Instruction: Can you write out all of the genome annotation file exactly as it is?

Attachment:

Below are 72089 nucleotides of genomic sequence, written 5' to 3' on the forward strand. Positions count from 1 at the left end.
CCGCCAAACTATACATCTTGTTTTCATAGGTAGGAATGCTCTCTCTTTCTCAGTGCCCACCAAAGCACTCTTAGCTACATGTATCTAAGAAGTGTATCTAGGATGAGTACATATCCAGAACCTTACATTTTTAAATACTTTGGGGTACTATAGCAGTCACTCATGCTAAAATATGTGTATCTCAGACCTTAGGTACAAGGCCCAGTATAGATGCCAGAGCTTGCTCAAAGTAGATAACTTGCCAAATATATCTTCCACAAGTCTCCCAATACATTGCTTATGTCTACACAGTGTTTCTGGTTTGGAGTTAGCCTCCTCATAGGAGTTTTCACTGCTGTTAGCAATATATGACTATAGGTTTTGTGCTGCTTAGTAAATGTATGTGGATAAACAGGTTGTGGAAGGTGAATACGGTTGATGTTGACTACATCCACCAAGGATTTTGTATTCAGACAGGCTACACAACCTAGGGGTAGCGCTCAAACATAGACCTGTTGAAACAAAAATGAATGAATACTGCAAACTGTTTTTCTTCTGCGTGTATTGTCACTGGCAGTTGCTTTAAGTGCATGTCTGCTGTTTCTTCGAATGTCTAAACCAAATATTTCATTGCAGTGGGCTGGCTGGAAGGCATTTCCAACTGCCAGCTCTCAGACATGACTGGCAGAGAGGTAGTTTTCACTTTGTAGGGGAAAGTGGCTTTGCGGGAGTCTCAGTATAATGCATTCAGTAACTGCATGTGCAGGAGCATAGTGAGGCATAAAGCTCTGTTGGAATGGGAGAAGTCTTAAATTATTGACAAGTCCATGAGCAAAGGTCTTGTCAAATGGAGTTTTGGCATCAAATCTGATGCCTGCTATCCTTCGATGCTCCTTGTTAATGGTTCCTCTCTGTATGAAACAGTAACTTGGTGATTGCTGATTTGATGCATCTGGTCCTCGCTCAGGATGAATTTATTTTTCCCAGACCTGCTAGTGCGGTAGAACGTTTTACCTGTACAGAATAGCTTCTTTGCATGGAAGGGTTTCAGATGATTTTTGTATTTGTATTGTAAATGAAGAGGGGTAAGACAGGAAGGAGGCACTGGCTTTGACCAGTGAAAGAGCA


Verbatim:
Below are 72089 nucleotides of genomic sequence, written 5' to 3' on the forward strand. Positions count from 1 at the left end.
CCGCCAAACTATACATCTTGTTTTCATAGGTAGGAATGCTCTCTCTTTCTCAGTGCCCACCAAAGCACTCTTAGCTACATGTATCTAAGAAGTGTATCTAGGATGAGTACATATCCAGAACCTTACATTTTTAAATACTTTGGGGTACTATAGCAGTCACTCATGCTAAAATATGTGTATCTCAGACCTTAGGTACAAGGCCCAGTATAGATGCCAGAGCTTGCTCAAAGTAGATAACTTGCCAAATATATCTTCCACAAGTCTCCCAATACATTGCTTATGTCTACACAGTGTTTCTGGTTTGGAGTTAGCCTCCTCATAGGAGTTTTCACTGCTGTTAGCAATATATGACTATAGGTTTTGTGCTGCTTAGTAAATGTATGTGGATAAACAGGTTGTGGAAGGTGAATACGGTTGATGTTGACTACATCCACCAAGGATTTTGTATTCAGACAGGCTACACAACCTAGGGGTAGCGCTCAAACATAGACCTGTTGAAACAAAAATGAATGAATACTGCAAACTGTTTTTCTTCTGCGTGTATTGTCACTGGCAGTTGCTTTAAGTGCATGTCTGCTGTTTCTTCGAATGTCTAAACCAAATATTTCATTGCAGTGGGCTGGCTGGAAGGCATTTCCAACTGCCAGCTCTCAGACATGACTGGCAGAGAGGTAGTTTTCACTTTGTAGGGGAAAGTGGCTTTGCGGGAGTCTCAGTATAATGCATTCAGTAACTGCATGTGCAGGAGCATAGTGAGGCATAAAGCTCTGTTGGAATGGGAGAAGTCTTAAATTATTGACAAGTCCATGAGCAAAGGTCTTGTCAAATGGAGTTTTGGCATCAAATCTGATGCCTGCTATCCTTCGATGCTCCTTGTTAATGGTTCCTCTCTGTATGAAACAGTAACTTGGTGATTGCTGATTTGATGCATCTGGTCCTCGCTCAGGATGAATTTATTTTTCCCAGACCTGCTAGTGCGGTAGAACGTTTTACCTGTACAGAATAGCTTCTTTGCATGGAAGGGTTTCAGATGATTTTTGTATTTGTATTGTAAATGAAGAGGGGTAAGACAGGAAGGAGGCACTGGCTTTGACCAGTGAAAGAGCA